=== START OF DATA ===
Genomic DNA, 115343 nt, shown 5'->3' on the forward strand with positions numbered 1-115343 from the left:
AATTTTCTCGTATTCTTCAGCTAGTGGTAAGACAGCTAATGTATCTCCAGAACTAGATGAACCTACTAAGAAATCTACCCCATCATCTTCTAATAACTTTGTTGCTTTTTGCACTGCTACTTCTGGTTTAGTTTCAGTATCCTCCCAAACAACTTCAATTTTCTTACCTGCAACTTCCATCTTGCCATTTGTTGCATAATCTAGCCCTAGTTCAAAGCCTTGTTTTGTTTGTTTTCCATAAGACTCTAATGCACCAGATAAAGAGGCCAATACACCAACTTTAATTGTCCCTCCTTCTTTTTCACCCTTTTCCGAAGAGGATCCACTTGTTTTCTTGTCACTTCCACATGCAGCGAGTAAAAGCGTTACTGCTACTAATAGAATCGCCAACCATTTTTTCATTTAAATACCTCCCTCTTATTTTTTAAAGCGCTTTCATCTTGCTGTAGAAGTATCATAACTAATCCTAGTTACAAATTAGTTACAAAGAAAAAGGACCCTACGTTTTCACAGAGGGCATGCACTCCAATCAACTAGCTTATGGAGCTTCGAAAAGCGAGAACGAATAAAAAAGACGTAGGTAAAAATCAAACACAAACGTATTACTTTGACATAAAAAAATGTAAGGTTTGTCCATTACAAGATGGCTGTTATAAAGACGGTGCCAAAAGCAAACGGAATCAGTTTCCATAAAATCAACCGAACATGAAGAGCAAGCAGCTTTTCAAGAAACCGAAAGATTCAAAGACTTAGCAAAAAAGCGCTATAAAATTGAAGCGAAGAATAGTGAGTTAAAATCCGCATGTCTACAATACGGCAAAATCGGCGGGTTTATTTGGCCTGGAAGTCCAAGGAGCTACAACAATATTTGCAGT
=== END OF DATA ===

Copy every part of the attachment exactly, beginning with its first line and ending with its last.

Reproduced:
Genomic DNA, 115343 nt, shown 5'->3' on the forward strand with positions numbered 1-115343 from the left:
AATTTTCTCGTATTCTTCAGCTAGTGGTAAGACAGCTAATGTATCTCCAGAACTAGATGAACCTACTAAGAAATCTACCCCATCATCTTCTAATAACTTTGTTGCTTTTTGCACTGCTACTTCTGGTTTAGTTTCAGTATCCTCCCAAACAACTTCAATTTTCTTACCTGCAACTTCCATCTTGCCATTTGTTGCATAATCTAGCCCTAGTTCAAAGCCTTGTTTTGTTTGTTTTCCATAAGACTCTAATGCACCAGATAAAGAGGCCAATACACCAACTTTAATTGTCCCTCCTTCTTTTTCACCCTTTTCCGAAGAGGATCCACTTGTTTTCTTGTCACTTCCACATGCAGCGAGTAAAAGCGTTACTGCTACTAATAGAATCGCCAACCATTTTTTCATTTAAATACCTCCCTCTTATTTTTTAAAGCGCTTTCATCTTGCTGTAGAAGTATCATAACTAATCCTAGTTACAAATTAGTTACAAAGAAAAAGGACCCTACGTTTTCACAGAGGGCATGCACTCCAATCAACTAGCTTATGGAGCTTCGAAAAGCGAGAACGAATAAAAAAGACGTAGGTAAAAATCAAACACAAACGTATTACTTTGACATAAAAAAATGTAAGGTTTGTCCATTACAAGATGGCTGTTATAAAGACGGTGCCAAAAGCAAACGGAATCAGTTTCCATAAAATCAACCGAACATGAAGAGCAAGCAGCTTTTCAAGAAACCGAAAGATTCAAAGACTTAGCAAAAAAGCGCTATAAAATTGAAGCGAAGAATAGTGAGTTAAAATCCGCATGTCTACAATACGGCAAAATCGGCGGGTTTATTTGGCCTGGAAGTCCAAGGAGCTACAACAATATTTGCAGT